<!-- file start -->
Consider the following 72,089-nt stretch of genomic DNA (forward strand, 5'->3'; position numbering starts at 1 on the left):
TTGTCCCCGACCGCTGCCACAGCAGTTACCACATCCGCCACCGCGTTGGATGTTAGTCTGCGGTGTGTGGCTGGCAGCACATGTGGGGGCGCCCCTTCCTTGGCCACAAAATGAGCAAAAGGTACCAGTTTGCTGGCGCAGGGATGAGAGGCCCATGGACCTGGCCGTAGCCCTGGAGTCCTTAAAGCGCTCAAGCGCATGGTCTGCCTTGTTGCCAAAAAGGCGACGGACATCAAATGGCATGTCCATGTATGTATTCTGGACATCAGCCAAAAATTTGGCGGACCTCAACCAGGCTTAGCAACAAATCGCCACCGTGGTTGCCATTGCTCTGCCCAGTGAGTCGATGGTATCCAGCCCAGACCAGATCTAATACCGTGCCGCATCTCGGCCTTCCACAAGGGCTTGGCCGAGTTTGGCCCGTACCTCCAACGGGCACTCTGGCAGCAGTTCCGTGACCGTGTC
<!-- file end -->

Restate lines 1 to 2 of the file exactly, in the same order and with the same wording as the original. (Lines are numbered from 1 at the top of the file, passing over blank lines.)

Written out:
Consider the following 72,089-nt stretch of genomic DNA (forward strand, 5'->3'; position numbering starts at 1 on the left):
TTGTCCCCGACCGCTGCCACAGCAGTTACCACATCCGCCACCGCGTTGGATGTTAGTCTGCGGTGTGTGGCTGGCAGCACATGTGGGGGCGCCCCTTCCTTGGCCACAAAATGAGCAAAAGGTACCAGTTTGCTGGCGCAGGGATGAGAGGCCCATGGACCTGGCCGTAGCCCTGGAGTCCTTAAAGCGCTCAAGCGCATGGTCTGCCTTGTTGCCAAAAAGGCGACGGACATCAAATGGCATGTCCATGTATGTATTCTGGACATCAGCCAAAAATTTGGCGGACCTCAACCAGGCTTAGCAACAAATCGCCACCGTGGTTGCCATTGCTCTGCCCAGTGAGTCGATGGTATCCAGCCCAGACCAGATCTAATACCGTGCCGCATCTCGGCCTTCCACAAGGGCTTGGCCGAGTTTGGCCCGTACCTCCAACGGGCACTCTGGCAGCAGTTCCGTGACCGTGTC